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Economic Hardship: This Is The Fastest Consequences I Have Ever Seen Since I Was Born – Datti Baba-Ahmed

The vice presidential candidate of the Labour Party (LP) in the 2023 general election, Yusuf Datti Baba-Ahmed has reacted to the economic crisis plaguing the country.

News360 info reports that there have being protests in different parts of the country due to the high cost of living.

States like Kano, Minna, and Oyo amongst others have cried out over the situation in the country.

Nigerians who took to the street to share their grievances carried placards with different inscriptions such as ‘End food hike and inflation’, ‘The poor is starving’ and ‘Tinubu, don’t forget your promises’, amongst others.

Reacting to the development in a post on his official X account on Tuesday, Datti-Baba described the situation as the consequences of the outcome of the 2023 presidential election.

He wrote, “This is the fastest election consequences I have ever seen since I was born. It took only eight

“Months for everything to crumble.”

Meanwhile, the presidential candidate of Labour Party at the 2023 general election, Peter Obi, has counseled the administration of President Bola Tinubu to put more effort into rescuing the country’s plummeting economy rather than clamping down on business owners in the country.

It had been reported that in a post on his official X account on Saturday, Obi thanked the government for reopening the Abuja store, which was shutdown following reports that it fixed outrageous prices on its commodities.

He argued that the government’s initial decision to shut the store was poorly thought out.

Obi suggested that the Tinubu-led administration put more effort into rescuing the country rather than engage in rascal actions that portray the government as harsh and insensitive.

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The post by Obi read, “I have just read the reports of the reopening of Sahad Stores, Abuja, which was earlier closed by the Federal Consumer Competition and Protection Commission (FCCPC) on Friday. I thank the Commission for heeding the voice of reason and reopening the business without further delay.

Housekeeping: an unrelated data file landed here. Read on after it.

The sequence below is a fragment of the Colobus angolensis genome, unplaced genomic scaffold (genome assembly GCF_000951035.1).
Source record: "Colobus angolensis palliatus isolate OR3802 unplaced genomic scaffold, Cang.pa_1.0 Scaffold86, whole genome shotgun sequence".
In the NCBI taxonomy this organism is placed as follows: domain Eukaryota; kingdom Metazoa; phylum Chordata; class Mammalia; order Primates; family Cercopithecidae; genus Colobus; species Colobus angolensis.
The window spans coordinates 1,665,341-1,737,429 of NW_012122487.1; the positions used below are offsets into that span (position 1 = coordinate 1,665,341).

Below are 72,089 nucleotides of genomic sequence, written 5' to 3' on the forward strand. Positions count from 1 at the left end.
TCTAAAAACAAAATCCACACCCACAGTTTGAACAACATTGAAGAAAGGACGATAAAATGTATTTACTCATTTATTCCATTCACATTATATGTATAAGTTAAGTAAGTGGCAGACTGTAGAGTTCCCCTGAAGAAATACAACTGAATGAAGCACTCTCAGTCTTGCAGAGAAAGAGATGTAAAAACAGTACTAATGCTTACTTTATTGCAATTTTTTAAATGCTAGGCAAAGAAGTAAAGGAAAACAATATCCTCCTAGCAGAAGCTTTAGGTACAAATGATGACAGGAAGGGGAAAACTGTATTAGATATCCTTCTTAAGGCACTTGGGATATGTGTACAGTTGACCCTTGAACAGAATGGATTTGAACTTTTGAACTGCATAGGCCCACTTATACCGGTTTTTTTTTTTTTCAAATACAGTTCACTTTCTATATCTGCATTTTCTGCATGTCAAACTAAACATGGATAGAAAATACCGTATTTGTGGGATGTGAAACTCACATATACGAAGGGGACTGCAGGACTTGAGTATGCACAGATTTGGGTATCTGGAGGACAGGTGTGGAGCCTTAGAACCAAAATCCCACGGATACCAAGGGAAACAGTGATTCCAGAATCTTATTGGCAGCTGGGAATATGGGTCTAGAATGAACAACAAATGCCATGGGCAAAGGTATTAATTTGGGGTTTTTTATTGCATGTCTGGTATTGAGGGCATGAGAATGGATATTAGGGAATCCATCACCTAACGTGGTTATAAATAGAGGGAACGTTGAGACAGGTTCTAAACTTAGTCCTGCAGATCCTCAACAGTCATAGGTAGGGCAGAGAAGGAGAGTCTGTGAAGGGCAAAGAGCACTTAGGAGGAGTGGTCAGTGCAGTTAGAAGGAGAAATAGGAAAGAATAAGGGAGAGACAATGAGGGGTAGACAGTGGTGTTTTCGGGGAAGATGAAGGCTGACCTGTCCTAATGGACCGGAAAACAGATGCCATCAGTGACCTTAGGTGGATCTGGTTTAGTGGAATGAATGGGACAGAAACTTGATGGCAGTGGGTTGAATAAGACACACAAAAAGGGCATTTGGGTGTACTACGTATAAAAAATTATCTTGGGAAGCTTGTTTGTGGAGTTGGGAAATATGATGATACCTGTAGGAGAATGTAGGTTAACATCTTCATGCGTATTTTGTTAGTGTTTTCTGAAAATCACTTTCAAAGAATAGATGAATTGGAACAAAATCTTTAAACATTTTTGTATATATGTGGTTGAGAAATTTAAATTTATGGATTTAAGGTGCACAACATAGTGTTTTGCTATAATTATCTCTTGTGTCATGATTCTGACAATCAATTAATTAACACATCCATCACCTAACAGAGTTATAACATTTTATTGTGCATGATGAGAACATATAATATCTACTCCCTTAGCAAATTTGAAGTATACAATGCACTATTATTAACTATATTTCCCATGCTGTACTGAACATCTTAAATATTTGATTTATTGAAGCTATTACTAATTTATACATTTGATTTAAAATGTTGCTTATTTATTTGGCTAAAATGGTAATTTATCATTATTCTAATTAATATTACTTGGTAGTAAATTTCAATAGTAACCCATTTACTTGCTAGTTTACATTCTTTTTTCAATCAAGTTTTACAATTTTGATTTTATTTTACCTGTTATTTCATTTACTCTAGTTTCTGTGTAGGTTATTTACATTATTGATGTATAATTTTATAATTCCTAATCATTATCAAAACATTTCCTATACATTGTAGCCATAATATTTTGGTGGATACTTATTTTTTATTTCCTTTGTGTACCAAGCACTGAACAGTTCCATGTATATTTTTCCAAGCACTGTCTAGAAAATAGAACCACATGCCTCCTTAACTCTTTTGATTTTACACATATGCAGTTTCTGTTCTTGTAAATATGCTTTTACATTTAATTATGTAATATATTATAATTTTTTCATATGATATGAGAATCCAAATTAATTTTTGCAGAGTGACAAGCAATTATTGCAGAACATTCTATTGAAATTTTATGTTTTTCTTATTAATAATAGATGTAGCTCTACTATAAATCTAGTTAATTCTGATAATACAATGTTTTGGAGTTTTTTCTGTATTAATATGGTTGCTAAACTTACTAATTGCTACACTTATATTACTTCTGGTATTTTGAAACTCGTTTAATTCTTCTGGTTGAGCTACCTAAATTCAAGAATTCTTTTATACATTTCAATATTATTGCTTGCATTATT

The closure was not a well-thought-out option in the first place. Going forward, I would like to again, advise the government to avoid any further show of rascally behaviour that brings more pain to the people.

The government should rather focus on saving the nation from further collapse and on building the economy, rather than engaging in rascal actions that portray the administration as heartless and thoughtless to the litany of challenges facing the Nigerian people.

We are at a time in our country where local businesses are closing down and foreign investors are losing faith in our economy due to not perceiving further growth in the economy and stability in the system.

More people are being thrown into unemployment and poverty, with unemployment rate soaring higher than ever before. Should we then be taking actions that will undermine the existence of the few remaining businesses we have and throw more people into unemployment?

Nigerians are looking up to the government, in keeping with their many promises of building a better economy, to provide pragmatic solutions to the burning issues of galloping inflation, rising hunger, widespread poverty, and insecurity.

The many outcries by citizens in different states over the rising cost of living, should nudge the government into visible actions that will ameliorate the pains of the people. Closing down existing businesses over alleged offences, I believe, is not the solution to our economic challenges.

In a productive economy with abundant supply of goods and services, issues like hoarding of products and disparity in prices, as was being discussed, would have no place. This is because, through healthy competition, market forces would adjust prices accordingly. Instead of focusing on fixing prices, the government can focus on building a productive economy that will ensure adequate production of goods and services.

I urge the government to take urgent actions to stem this rising tide of hunger in the nation and ensure sufficient production of goods and services. Moving the nation from consumption to production, which has remained my vision for the New Nigeria, is needed now more than ever.”

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